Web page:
"I couldn't fall asleep last night, I was so cold," Zhang, a bottled water delivery man from Shandong province, told China Daily on Sunday. "It took five hours to deliver just five bottles of water today. I earn 1 yuan per bottle."
Across the city, salesman Zhang Kan, another migrant worker, lives with his girlfriend in an 8-sq-m basement room in the Huixinli residential community. Basement rooms are usually the cheapest to rent in any Chinese city, attracting a large number of migrant workers and low-income families.
"I can bear the temperature in our room, which is about 7 or 8 C, but I don't think kids or the elderly are OK with it," said the 23-year-old.
His neighbor, Ma Benchun, 9, who lives with his father, older brother and sister in a room with no heating, said he never takes off his coat when he gets home from school because it is too cold.
"We are constantly rubbing our hands and stamping our feet to keep warm," said the boy, whose family hails from Puyang in Henan province. His father, a cobbler, pays 500 yuan a month in rent for the room, which is just big enough to fit two beds and a square table. The room was littered with rotten apples, while a wet school uniform hung from a high wire.
Gao, a 70-year-old who lives with his wife in a 9-sq-m basement in the Qianhejiayuan residential complex, said they could only huddle together under a quilt on Sunday. The couple pays 500 yuan a month in rent, which gets them a radiator, but Gao said other tenants pay 150 yuan less for rooms without heat.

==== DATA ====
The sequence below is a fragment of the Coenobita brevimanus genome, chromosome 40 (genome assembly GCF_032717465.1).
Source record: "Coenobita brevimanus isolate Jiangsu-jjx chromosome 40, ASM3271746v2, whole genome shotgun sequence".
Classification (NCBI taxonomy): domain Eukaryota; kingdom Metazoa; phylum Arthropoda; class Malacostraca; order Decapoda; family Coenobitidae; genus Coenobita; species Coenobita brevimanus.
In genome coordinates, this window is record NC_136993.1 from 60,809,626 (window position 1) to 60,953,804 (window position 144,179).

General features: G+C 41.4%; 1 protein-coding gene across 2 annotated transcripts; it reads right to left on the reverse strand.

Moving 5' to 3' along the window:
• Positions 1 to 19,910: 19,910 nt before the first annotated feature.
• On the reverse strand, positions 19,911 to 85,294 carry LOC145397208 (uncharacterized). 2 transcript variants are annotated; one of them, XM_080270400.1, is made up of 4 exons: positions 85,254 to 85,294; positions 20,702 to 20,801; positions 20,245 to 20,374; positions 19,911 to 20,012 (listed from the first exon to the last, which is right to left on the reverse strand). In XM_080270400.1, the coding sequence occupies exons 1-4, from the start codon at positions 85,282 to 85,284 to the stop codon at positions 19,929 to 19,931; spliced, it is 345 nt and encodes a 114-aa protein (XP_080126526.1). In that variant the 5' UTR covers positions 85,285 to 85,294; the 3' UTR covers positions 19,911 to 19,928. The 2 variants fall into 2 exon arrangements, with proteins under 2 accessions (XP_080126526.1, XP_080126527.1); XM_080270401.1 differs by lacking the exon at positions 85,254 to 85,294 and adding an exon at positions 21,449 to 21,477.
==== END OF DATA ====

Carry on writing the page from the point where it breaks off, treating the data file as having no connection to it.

On top of their pension allowances, the farmers from Heilongjiang province make extra money collecting recyclable garbage from street bins. But they were unable to work in the heavy snow. "My son warned us of the potential dangers, so we didn't go out today," he said on Sunday.
Rural residents also suffer during cold snaps, said Liu Hansan, 33, a migrant worker on his way to catch a train home to Henan. He said there was no heating at all in his village.
"We've never dreamed of anything like that," he said, and explained that when the weather is extremely cold villagers build bonfires in their compound and gather around. This happens two or three times a day in extreme conditions, he added.
On a pavement in the capital's Haidian district, China Daily met Zhao Qing, a 70-year-old beggar. With just a cushion she found in the trash and a stick to help her walk, she sits beside the Fourth Ring Road from 9 am until 6 pm every day.
The farmer moved to Beijing from Heze, Shandong province, several months ago, leaving her husband at home to look after elderly relatives. "I sit here to get some money for food to feed myself, nothing else. Kind people always give me coins and notes of 5 or 10 yuan," she said as she shivered in the freezing wind.